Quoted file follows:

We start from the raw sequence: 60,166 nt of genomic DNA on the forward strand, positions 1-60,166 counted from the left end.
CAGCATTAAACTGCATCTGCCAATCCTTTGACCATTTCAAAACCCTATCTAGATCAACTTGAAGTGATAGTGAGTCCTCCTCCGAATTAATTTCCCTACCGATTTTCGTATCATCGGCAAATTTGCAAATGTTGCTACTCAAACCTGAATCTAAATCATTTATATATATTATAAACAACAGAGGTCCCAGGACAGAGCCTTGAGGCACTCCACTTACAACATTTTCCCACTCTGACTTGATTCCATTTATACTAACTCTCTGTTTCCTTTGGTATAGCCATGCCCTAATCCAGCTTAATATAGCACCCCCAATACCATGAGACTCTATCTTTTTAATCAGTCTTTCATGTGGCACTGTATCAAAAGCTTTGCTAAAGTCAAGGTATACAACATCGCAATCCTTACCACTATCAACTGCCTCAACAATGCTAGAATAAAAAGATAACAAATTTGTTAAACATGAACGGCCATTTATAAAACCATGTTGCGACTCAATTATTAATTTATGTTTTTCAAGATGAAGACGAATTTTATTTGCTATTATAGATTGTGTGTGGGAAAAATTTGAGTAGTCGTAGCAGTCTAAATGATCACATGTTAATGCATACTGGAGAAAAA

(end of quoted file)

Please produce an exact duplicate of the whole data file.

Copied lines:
We start from the raw sequence: 60,166 nt of genomic DNA on the forward strand, positions 1-60,166 counted from the left end.
CAGCATTAAACTGCATCTGCCAATCCTTTGACCATTTCAAAACCCTATCTAGATCAACTTGAAGTGATAGTGAGTCCTCCTCCGAATTAATTTCCCTACCGATTTTCGTATCATCGGCAAATTTGCAAATGTTGCTACTCAAACCTGAATCTAAATCATTTATATATATTATAAACAACAGAGGTCCCAGGACAGAGCCTTGAGGCACTCCACTTACAACATTTTCCCACTCTGACTTGATTCCATTTATACTAACTCTCTGTTTCCTTTGGTATAGCCATGCCCTAATCCAGCTTAATATAGCACCCCCAATACCATGAGACTCTATCTTTTTAATCAGTCTTTCATGTGGCACTGTATCAAAAGCTTTGCTAAAGTCAAGGTATACAACATCGCAATCCTTACCACTATCAACTGCCTCAACAATGCTAGAATAAAAAGATAACAAATTTGTTAAACATGAACGGCCATTTATAAAACCATGTTGCGACTCAATTATTAATTTATGTTTTTCAAGATGAAGACGAATTTTATTTGCTATTATAGATTGTGTGTGGGAAAAATTTGAGTAGTCGTAGCAGTCTAAATGATCACATGTTAATGCATACTGGAGAAAAA